Thursday, April 30, 2015


Article originally written for Seat42F.

“The Dirty Half Dozen” embark on a dangerous mission in this week’s MARVEL’S AGENTS OF S.H.I.E.L.D. on ABC. Coulson (Clark Gregg) turns himself in to Gonzales (Edward James Olmos), but instead of locking Coulson up, Gonzales agrees to let Coulson and his people infiltrate a Hydra base in the Arctic to rescue their friends. The question remains, though: what will happen when Coulson gets back?

“The Dirty Half Dozen” who go on this mission are the original six members of the S.H.I.E.L.D. cast, Coulson’s hand-picked team: Coulson himself, May (Ming-Na Wen), Skye (Chloe Bennet), Ward (Brett Dalton), Fitz (Iain De Caestecker), and Simmons (Elizabeth Henstridge). There is a beautiful symmetry to see this group come back together after more than a year apart, their gang so short-lived, yet meaningful to them all (as well as viewers). They will never truly be a team again, but at least fans get this one hour to remember the great chemistry they share.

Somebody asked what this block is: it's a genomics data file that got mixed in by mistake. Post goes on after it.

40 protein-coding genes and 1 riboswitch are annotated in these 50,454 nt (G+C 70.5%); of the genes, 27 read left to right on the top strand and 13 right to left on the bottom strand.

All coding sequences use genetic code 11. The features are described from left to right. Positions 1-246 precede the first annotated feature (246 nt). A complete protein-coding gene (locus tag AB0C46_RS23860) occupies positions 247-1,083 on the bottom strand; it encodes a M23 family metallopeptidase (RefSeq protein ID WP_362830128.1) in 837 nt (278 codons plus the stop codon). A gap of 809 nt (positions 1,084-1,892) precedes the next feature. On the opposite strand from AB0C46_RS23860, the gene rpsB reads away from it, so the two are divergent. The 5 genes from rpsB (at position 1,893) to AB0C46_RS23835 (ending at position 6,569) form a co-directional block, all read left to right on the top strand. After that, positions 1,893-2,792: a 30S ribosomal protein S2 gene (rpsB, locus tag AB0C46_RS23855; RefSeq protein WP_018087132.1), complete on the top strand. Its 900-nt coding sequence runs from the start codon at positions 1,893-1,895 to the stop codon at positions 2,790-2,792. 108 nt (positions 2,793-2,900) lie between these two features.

The main reason for the break up, as he admits, is Ward. Exposed as a secret Hyrda agent last spring, Ward has been an enemy of S.H.I.E.L.D. ever since, and this time is no different. He helps them get into the base, using Bakshi (Simon Kassianides) as his inside man, but he won’t be rejoining them full-time. At the close of the mission, he slips away, back on the run from the people he once considered friends.

Ward is appropriately apologetic, but I don’t know why he expects any amount of forgiveness. What he did, especially dropping FitzSimmons to the bottom of the ocean, is unforgiveable. His attempts to lighten the mood or buddy up to his comrades meet deaf ears. If Ward can ever earn some measure of respect or affection from any of them again, that is in the far, far distant future, and despite his olive branch-words, he just doesn’t seem to feel bad enough to dedicate himself to making up for his actions. He’s pretty much a psychopath.